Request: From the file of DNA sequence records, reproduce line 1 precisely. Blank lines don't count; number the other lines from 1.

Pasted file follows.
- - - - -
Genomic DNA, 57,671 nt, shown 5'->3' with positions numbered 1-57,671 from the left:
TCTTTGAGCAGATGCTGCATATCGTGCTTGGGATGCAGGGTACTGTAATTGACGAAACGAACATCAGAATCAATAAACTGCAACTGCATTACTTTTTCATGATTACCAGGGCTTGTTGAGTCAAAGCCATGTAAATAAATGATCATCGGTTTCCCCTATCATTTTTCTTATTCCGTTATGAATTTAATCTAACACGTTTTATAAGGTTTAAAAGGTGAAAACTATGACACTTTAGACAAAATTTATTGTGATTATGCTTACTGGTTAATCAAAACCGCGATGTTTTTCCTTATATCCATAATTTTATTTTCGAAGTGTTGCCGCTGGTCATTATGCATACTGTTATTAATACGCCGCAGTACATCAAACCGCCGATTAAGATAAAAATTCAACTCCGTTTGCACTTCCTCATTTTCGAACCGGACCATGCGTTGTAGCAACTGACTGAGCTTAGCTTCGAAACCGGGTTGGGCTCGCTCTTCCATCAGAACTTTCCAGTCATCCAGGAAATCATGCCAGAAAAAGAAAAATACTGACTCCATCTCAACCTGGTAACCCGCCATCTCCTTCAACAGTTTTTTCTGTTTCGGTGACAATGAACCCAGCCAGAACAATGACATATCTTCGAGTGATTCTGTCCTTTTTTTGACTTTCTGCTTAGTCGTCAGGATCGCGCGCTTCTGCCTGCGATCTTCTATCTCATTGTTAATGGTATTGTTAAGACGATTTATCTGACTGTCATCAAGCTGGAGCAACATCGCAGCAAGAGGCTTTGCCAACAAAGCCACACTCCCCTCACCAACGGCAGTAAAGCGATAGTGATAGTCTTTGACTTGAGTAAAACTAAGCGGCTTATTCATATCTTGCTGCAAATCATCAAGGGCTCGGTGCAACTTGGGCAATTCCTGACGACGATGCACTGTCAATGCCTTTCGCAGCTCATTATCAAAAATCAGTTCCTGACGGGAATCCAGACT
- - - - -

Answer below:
Genomic DNA, 57,671 nt, shown 5'->3' with positions numbered 1-57,671 from the left: